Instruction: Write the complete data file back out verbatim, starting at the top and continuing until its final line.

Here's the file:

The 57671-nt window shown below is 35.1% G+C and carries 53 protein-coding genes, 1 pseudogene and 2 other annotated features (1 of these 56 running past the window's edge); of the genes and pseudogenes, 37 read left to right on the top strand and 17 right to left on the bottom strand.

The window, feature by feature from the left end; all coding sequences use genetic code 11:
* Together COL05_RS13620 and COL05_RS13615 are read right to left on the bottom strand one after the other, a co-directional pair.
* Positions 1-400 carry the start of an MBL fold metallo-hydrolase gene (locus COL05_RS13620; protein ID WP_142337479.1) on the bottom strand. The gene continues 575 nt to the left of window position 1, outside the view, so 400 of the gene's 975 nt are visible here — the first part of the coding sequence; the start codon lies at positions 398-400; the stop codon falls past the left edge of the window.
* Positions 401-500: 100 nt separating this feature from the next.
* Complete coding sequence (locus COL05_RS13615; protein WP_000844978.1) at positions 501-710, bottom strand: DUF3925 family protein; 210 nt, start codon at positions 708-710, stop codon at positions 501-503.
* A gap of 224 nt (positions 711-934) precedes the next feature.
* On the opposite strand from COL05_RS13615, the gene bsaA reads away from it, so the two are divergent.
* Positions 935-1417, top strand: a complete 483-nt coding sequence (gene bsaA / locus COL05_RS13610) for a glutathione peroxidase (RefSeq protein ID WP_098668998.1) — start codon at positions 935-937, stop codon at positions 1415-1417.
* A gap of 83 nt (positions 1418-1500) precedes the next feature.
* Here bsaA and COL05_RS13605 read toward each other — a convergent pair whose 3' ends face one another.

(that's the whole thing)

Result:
The 57671-nt window shown below is 35.1% G+C and carries 53 protein-coding genes, 1 pseudogene and 2 other annotated features (1 of these 56 running past the window's edge); of the genes and pseudogenes, 37 read left to right on the top strand and 17 right to left on the bottom strand.

The window, feature by feature from the left end; all coding sequences use genetic code 11:
* Together COL05_RS13620 and COL05_RS13615 are read right to left on the bottom strand one after the other, a co-directional pair.
* Positions 1-400 carry the start of an MBL fold metallo-hydrolase gene (locus COL05_RS13620; protein ID WP_142337479.1) on the bottom strand. The gene continues 575 nt to the left of window position 1, outside the view, so 400 of the gene's 975 nt are visible here — the first part of the coding sequence; the start codon lies at positions 398-400; the stop codon falls past the left edge of the window.
* Positions 401-500: 100 nt separating this feature from the next.
* Complete coding sequence (locus COL05_RS13615; protein WP_000844978.1) at positions 501-710, bottom strand: DUF3925 family protein; 210 nt, start codon at positions 708-710, stop codon at positions 501-503.
* A gap of 224 nt (positions 711-934) precedes the next feature.
* On the opposite strand from COL05_RS13615, the gene bsaA reads away from it, so the two are divergent.
* Positions 935-1417, top strand: a complete 483-nt coding sequence (gene bsaA / locus COL05_RS13610) for a glutathione peroxidase (RefSeq protein ID WP_098668998.1) — start codon at positions 935-937, stop codon at positions 1415-1417.
* A gap of 83 nt (positions 1418-1500) precedes the next feature.
* Here bsaA and COL05_RS13605 read toward each other — a convergent pair whose 3' ends face one another.